Why the NFL Should Not Expand the Regular Season

There has been a lot of talk coming from Commissioner Roger Goodell about increasing the number of regular season games from 16 to 17 or 18. Most of the scenarios I have seen are that the league would reduce the number of preseason games from four to two, and add two games to the regular season to make it an 18 game regular season. Unfortunately it’s not a matter of if it will happen, it’s just a matter of when.

I am STRONGLY and EMPHATICALLY opposed to increasing the number of regular season games to 17 or 18 games. I think it’s fine if the league cuts the preseason to two or three games, but increasing the number of regular season games is only about one thing – MONEY. It’s not about the fans and it’s definitely not about the players. I am strongly opposed to increasing the number of regular season games for two key reasons.

First, and most important, is injuries. Football is a very violent sport and injuries are common. If there were two more regular season games we would inevitably see more star players, who we watch the game to see, hurt during the season. In the first week of the 2008 regular season we saw many star players get hurt, the most obvious being Tom Brady. In just week one of 2008 we saw injuries to Tom Brady, Brodie Croyle, Vince Young, Jeff Garcia, Nate Burleson, Marques Colston, Marion Barber, Joseph Addai, Todd Heap, Dallas Clark, Antonio Gates, and even LaDainian Tomlinson. Now not all these injuries were season ending, but they certainly had an effect on players’ games the rest of the year.

More games means more injuries. The season, I think, is already too long and it is more a game of attrition and who is left with more healthy bodies at the end than it is the best team wins. More games would just exacerbate the situation.

Add to that, according to the National Football League Players Association, the average career of a football player is 3 ½ years. Now I have seen averages slightly higher than that so let’s say it’s 4 ½ years. And let’s face it, a lot of this short career span has to do with injury. If you add two games to the regular season, a player will have played an entire extra half season after four years, assuming he didn’t make the playoffs. That doesn’t sound like a lot, but in the violent game of football, the career suddenly just got a wee bit shorter. The more games you add, the shorter the stay in the league, and the greater the chances of a career ending injury.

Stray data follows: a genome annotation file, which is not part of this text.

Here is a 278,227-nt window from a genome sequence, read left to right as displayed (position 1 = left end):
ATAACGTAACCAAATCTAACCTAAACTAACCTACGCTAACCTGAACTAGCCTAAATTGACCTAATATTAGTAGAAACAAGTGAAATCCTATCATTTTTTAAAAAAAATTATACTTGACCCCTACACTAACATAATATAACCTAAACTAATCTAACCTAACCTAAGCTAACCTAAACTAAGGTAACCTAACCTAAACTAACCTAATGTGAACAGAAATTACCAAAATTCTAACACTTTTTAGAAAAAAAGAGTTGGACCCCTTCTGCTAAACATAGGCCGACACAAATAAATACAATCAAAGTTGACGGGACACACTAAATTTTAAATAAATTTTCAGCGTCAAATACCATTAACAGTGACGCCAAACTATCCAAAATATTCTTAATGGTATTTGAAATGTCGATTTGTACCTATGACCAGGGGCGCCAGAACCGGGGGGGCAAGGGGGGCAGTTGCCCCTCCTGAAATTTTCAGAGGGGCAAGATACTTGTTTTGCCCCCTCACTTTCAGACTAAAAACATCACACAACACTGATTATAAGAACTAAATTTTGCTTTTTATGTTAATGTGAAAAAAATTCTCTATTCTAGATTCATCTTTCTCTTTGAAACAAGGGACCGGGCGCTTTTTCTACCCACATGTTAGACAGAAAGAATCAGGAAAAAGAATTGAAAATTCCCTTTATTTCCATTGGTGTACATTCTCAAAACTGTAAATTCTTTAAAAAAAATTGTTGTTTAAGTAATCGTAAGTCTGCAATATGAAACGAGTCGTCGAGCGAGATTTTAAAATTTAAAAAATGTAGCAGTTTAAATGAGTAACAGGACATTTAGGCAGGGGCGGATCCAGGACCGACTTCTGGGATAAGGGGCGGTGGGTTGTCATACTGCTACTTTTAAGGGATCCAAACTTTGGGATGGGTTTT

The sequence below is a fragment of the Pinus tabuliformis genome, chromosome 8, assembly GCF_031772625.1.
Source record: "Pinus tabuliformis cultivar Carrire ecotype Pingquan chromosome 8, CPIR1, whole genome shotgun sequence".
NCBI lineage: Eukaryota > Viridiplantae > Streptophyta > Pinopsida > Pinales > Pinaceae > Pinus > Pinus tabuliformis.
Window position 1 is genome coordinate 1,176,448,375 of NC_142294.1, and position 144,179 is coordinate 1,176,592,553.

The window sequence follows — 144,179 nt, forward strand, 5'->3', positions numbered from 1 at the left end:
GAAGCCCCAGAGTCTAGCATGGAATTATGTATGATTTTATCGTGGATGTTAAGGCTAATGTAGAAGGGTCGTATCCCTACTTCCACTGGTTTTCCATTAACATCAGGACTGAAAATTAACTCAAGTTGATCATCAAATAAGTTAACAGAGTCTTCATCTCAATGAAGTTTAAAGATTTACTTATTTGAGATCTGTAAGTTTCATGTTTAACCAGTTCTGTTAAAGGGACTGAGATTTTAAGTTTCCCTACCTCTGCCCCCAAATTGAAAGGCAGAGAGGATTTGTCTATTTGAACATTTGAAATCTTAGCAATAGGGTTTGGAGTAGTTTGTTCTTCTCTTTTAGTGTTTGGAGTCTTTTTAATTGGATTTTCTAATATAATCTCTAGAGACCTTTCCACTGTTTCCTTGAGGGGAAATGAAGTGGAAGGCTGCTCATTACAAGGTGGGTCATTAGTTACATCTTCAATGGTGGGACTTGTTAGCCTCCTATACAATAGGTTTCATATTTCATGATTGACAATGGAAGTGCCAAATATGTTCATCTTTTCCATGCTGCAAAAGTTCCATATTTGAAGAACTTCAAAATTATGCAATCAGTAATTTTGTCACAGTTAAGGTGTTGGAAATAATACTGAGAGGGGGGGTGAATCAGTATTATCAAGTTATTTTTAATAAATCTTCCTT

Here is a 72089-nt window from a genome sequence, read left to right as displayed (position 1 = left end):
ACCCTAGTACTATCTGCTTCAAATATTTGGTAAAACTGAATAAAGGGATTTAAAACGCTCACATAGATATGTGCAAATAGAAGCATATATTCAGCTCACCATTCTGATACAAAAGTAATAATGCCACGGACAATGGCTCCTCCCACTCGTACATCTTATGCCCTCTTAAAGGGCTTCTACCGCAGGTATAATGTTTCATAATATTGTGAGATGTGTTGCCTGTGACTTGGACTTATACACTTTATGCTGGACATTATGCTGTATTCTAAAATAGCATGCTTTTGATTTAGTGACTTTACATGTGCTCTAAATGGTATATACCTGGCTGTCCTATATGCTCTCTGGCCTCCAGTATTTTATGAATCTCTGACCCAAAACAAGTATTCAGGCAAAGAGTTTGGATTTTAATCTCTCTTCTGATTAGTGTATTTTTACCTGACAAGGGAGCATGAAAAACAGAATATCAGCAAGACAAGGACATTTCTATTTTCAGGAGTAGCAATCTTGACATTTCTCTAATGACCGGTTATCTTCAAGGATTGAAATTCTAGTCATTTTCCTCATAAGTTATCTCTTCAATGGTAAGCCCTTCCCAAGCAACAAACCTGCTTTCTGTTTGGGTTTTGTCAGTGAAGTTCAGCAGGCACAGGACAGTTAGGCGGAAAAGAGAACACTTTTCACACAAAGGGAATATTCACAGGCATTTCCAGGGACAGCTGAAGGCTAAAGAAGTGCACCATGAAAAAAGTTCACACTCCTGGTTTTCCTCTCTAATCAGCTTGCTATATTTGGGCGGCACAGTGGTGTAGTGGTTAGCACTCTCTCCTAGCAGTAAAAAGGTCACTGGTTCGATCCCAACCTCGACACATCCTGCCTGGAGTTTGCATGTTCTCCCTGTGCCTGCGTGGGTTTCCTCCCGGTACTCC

Secondly, anything that cheapens in the importance of individual regular season games is a mistake. Each game now is very important in making the playoffs and getting home field advantage, at least until toward the end of the season once you have it wrapped up. If each individual game becomes less important, will the players try as hard week in and week out? Will fans even care?

Counter to that is the end of the season. We already have at least one week, and for some teams two weeks, were they have things all wrapped up and they play their second string guys and give the game a pass. If there were more games, then we would likely see two and maybe even three or four weeks where teams have their division and seeding decided and have to figure out how to manage the rest of the season while resting their star players and avoiding injuries. And this gets really messy when you have one bubble team playing a team of second stringers, and another bubble team playing a losing team giving their all, or another bubble team. So while one team gets a pass and a better chance of making the playoffs, the other team still has to fight for their spot. It’s not really fair. And more games likely means more of this at the end of the season.

And then we have the problem of bad teams making the playoffs. You can already guess that if they expand the regular season I can almost assure you they will expand the number of teams in the playoffs. We already have had 8-8 teams in the playoffs and on rare occasions have had the possibly of a losing team making the playoffs. I don’t want 8-8 teams in the playoffs, even if it’s my own. But if the league expands the regular season and then adds teams to the playoffs, that is what we will get, watered down less important regular season games, and mediocre teams, or worse, making the playoffs. Even for a fan as avid as I am, I’d be less enthusiastic about regular season games if this were to occur.


2 thoughts on “Why the NFL Should Not Expand the Regular Season

  1. Very well thought out arguments. I’ve long been an advocate for a longer regular season, but you’re really starting to make me rethink my position. It is true that bad teams already make the playoffs, and one of the best things about the NFL is that every game matters. I still would really like to see the preseason reduced to two games in any case, whether the regular season is extended or not, and if the regular season is lengthened I definitely think it should be at the expense of preseason, not in addition. At the very least, season ticket holders should not be required to pay full price for preseason games. Ultimately, this is a money grab by the NFL no question about it. I will be curious to see what the player’s union ends up having to say about more regular season too.

    • Thanks for the comment. I will be curious to see how the union responds to the longer regular season as well. The thing I worry about most is that the team winning the Super Bowl in a longer season like that won’t be the best team, just the most healthy one.

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